After a day of intriguing claims about Twitter — younger people don’t use it so much; men follow each other and nobody tweets — here’s something else. Google Trends, the search engine’s automated site analysis service, is showing a drastic drop in “news reference volume” about Twitter, with a relatively less but still noticeable drop in the volume of searches for the micro-blogging service.
How to interpret Google Trends? Through the prism with which you view Twitter already, of course! Twitter press coverage almost certainly experienced some sort of high-water mark in April, with Oprah’s coverage and other events, like rumors about Google possibly buying it. Perhaps the press, generally speaking, did what we always do, which is get bored and moved on to other topics. Maybe, thanks to Oprah, we were finally able to stop talking about Twitter after all? Perhaps we’ll see a gradual growth in Twitter coverage that will eventually surpass the April mark?
Twitter press coverage has historically seemed to outpace its search volume. Interestingly, according to Google Trends, Twitter search volume has taken much less of a hit than coverage. Perhaps searches will continue to fall if press coverage continues to fall? Maybe the trend is changing?
Caveat: Trends displays relative search volume but it defines news reference as the total number of times that the searched-for term appeared in Google News stories. Because Google News doesn’t count most blogs, this is not a measure of total discussion about Twitter happening on the web.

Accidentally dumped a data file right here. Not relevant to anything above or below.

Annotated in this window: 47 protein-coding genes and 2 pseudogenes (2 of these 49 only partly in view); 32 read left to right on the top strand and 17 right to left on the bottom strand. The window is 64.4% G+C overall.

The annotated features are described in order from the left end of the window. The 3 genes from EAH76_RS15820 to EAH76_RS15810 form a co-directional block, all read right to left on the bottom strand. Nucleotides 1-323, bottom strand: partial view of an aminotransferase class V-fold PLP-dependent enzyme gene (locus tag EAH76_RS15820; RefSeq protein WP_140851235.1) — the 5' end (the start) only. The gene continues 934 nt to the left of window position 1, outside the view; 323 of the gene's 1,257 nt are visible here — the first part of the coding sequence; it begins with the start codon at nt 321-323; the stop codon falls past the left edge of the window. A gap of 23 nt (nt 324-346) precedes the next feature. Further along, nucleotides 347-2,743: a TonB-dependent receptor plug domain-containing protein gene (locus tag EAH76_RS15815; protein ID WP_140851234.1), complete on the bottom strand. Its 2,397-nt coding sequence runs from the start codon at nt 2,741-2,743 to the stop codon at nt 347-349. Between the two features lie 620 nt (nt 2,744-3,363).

For sake of comparison: Facebook
How does Twitter compare to other sites? Facebook, a not-entirely-dissimilar social network that is also much larger than Twitter (at least at this point), is also seeing some sort of drop in press coverage, although not as drastic. The result seems to be that Facebook once again has more overall press coverage than Twitter. And, unlike Twitter, it appears Facebook’s search volume has continued to slowly grow.
But, in the end, search and coverage are just two data points. Twitter doesn’t reveal its traffic; Facebook irregularly updates its official numbers, last pegging itself at 200 monthly active users back in early April. Third party services, which regularly seem to contradict social networks’ internal numbers, have put Facebook around 300 million monthly active users and Twitter possibly above 32 million. But those companies, including comScore and Copmete, haven’t released their final May analyses to the public yet.
Once we get those numbers, we’ll maybe have a better idea about what’s going on with Twitter and Facebook — at least, in the near-term. Is Twitter actually dropping in traffic?
In the long-term, a lot of this probably won’t matter. Both services will continue to evolve. Twitter will get new features, such as filters (hopefully) to stop all the noisy tweeting; new users will come back more than some have thought they would. Facebook will hopefully continue simplifying its interface, tweaking it so people can do things like find where the events application went to in the most recent redesign. Both, certainly, will see more competition — from other social networks, and from companies that haven’t been even conceived of yet. A Google Trends look a year from now will reflect different sorts services than are being measure today.
Thanks to Doug Sherrets for the tip.You can follow me on Twitter here as well as fellow VentureBeatniks Paul Boutin, Dean Takahashi, Anthony Ha, Camille Ricketts and Matt Marshall. We have a VentureBeat account (for our posts) as well.